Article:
In celebration of the birthday of Harpo Marx, who made his stage debut in Coney Island’s soon-to-be-demolished Henderson Music Hall in 1908, we’ve assembled some of our fave scenes from Harpo’s film and television career. Happy Birthday to Harpo (born November 23, 1888) and Happy Thanksgiving to all of our readers. Enjoy!
When Harpo appeared on “I’ve Got A Secret” in 1961 to plug his new memoir Harpo Speaks!, he acted out the answers to interview questions from host Garry Moore while the panelists, including Johnny Carson, try to figure out what he’s miming.
As for Harpo’s debut in show business on June 1, 1908, here’s what he had to say about it in Harpo Speaks…
It was not until Minnie got me on the El that the awful truth of her mission struck me, like a bolt of lightning out of a clear blue sky. We were headed for Coney Island. I was being shanghaied. I was being shanghaied to join Groucho, Gummo and Lou Levy. On a stage. Singing. In front of people.
On the train, Minnie screened me with a newspaper, while I changed into a white duck suit, my costume. At the same time she tried to teach me the words to “Darling Nelly Grey.” I was too weak with dread to protest. My mind went blank. I couldn’t possibly learn the song before we got to Coney Island.
As one of “The Four Nightingales” performing at Henderson’s, Harpo had such a bad case of stage fright that he wet his pants…
It was probably the most wretched debut in the history of show business.
Nobody could hear me sing that night in the quartet at Henderson’s. It was all I could do to open my mouth at approximately the same time that Groucho, Lou and Gummo opened their mouths. But I sang, a voiceless swan song. I sang farewell to the streets of the East side, to hurtling and hopping trolleys and swindling ticket choppers, farewell to happy-go-lucky hired today and fired tomorrow wandering from job to job…Like it or not I was in show business for the rest of my days.
Harpo’s Place, a website lovingly put together by Harpo’s son, Bill Marx, features a wonderful collection of family photos and memorabilia. From a list of the Harpo Marx Family Rules–we like #8: “If things get too much for you and you feel the whole world’s against you, go stand on your head. If you can think of anything crazier to do, do it.”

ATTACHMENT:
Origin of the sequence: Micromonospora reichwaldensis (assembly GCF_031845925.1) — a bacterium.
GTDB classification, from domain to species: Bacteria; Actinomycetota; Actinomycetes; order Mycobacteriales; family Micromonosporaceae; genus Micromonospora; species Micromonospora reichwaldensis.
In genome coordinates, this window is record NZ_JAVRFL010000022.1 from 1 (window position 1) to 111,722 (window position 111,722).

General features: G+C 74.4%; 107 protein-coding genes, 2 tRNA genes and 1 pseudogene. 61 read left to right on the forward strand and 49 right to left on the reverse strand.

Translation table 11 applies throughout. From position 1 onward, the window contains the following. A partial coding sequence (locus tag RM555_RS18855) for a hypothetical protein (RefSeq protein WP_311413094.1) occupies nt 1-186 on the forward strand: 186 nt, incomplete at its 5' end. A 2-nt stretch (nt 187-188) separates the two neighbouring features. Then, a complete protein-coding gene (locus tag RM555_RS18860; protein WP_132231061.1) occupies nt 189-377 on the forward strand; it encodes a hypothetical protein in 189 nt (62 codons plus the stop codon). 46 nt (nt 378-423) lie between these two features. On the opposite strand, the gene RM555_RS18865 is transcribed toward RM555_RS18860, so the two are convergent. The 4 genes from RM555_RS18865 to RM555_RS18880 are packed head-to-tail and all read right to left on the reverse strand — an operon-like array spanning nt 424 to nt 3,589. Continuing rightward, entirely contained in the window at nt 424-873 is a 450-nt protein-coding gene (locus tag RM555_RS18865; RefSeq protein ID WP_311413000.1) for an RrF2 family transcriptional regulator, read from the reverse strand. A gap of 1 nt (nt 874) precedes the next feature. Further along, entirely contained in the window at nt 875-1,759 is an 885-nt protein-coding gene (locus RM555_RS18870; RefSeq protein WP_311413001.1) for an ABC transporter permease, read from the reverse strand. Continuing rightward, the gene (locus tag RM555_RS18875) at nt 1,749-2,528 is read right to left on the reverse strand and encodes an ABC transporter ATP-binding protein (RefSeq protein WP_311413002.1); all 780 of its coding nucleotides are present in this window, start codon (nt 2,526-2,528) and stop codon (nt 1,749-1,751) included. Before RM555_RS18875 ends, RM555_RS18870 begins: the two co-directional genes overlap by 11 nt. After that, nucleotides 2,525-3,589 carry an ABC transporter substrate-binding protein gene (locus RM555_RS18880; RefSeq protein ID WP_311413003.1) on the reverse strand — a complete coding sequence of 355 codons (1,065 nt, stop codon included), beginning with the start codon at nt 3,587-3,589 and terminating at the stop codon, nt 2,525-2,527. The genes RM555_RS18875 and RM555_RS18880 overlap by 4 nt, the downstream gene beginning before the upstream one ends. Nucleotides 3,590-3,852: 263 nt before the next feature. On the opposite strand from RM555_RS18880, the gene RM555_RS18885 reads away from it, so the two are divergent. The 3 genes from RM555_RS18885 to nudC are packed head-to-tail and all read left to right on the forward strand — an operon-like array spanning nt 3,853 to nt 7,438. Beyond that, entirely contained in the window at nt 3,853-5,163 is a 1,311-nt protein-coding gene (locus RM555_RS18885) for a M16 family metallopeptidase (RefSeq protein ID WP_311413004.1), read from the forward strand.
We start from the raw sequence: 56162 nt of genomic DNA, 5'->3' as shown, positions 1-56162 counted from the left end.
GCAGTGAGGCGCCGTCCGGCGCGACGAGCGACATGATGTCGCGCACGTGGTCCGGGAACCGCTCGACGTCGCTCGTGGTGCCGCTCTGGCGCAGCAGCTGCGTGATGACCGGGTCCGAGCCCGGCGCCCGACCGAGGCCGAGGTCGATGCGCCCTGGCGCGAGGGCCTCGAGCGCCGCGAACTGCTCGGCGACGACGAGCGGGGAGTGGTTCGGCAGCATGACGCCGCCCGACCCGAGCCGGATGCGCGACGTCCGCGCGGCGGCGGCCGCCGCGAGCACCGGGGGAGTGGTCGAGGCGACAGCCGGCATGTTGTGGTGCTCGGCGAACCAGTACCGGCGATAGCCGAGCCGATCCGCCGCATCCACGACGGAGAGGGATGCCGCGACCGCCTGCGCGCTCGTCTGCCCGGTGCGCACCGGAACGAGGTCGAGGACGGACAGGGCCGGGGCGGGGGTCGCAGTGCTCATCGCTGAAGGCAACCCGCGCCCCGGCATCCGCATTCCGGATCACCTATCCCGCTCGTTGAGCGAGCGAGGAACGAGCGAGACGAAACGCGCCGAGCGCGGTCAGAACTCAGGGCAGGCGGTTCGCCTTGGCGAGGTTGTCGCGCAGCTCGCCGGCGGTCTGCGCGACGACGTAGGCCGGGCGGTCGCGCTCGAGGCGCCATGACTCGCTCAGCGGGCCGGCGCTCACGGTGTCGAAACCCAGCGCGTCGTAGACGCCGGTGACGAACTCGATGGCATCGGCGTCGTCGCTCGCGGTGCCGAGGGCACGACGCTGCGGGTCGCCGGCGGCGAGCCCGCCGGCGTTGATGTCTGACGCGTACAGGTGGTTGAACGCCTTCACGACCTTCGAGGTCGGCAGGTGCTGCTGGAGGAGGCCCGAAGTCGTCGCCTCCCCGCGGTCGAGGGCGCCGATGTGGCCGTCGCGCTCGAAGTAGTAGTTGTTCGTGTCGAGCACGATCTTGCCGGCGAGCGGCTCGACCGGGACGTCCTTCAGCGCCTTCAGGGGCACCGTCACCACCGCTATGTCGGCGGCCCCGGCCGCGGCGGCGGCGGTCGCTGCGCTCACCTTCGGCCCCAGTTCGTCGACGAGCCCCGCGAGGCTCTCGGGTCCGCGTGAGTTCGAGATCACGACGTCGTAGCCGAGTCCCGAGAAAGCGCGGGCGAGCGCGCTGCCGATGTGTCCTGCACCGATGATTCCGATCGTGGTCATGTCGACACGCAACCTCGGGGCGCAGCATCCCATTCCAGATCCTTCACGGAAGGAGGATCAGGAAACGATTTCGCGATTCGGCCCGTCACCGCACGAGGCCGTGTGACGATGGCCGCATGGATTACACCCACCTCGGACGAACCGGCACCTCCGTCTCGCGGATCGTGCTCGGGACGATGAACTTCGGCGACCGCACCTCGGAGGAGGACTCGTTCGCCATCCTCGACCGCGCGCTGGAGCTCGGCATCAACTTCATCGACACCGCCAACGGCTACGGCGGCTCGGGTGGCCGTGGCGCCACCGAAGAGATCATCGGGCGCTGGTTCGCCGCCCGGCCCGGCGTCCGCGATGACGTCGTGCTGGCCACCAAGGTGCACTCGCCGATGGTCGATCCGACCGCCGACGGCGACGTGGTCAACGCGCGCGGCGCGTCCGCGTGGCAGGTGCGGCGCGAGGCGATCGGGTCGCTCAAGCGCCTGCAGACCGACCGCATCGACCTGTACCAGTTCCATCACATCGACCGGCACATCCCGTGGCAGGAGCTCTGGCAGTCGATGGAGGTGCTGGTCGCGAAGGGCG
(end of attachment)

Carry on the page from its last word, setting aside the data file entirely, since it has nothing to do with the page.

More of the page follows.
As his father’s “prop man” for 12 years, Bill Marx has a complete list of the unusual items that were part of Harpo’s repertoire, including knives that come out of a coat (and the coat), a clarinet (with mechanical bubble machine and tube), and signs for sewing on the singers’ rear ends! In this BBC clip, a rare voice recording of Harpo speaking is played and Bill explains why Harpo never spoke in film or TV appearances.
In Coney Island, preservationists have tried to save the historic Henderson Music Hall where music and vaudeville acts such as the Marx Brothers, Al Jolson and Sophie Tucker performed. But the building failed to win consideration for landmark status since it has been altered extensively. The City’s Landmarks Preservation Commission also rejected an application by Coney Island USA, Save Coney Island, the Coney Island History Project, the Historic Districts Council and the New York City Landmarks Conservancy to create a historic district. Ironically, the New York State Office of Parks, Recreation and Historic Preservation wrote that “the historic core of Coney Island appears to meet the criteria for listing to the Registers as a historic district.”
There’s also the unfortunate fact that the Henderson is owned by real estate speculator Joe Sitt of Thor Equities and occupies a prime site at the corner of Surf and Stillwell that was rezoned for a high rise hotel in 2009. A demolition permit has been issued and the former music hall is expected to be demolished soon, though there are no immediate plans to build a hotel.
At the same time, the 93rd Street Beautification Committee has been advocating for the preservation of “Marx Brothers Place” in Manhattan. The grassroots group wants the City to extend the Carnegie Hill Historic District one block to include the Marx brothers childhood home at 179 East 93rd Street. For info, visit their blog or e-mail 93rdst.beautification[AT]gmail.com.
Related posts on ATZ…
September 27, 2010: Video: The Museum of Wax by Charles Ludlam
September 20, 2010: Movie Monday: Teaser Trailers from the Coney Island Film Festival
February 26, 2010: Happy Belated Birthday to Coney Island’s William F Mangels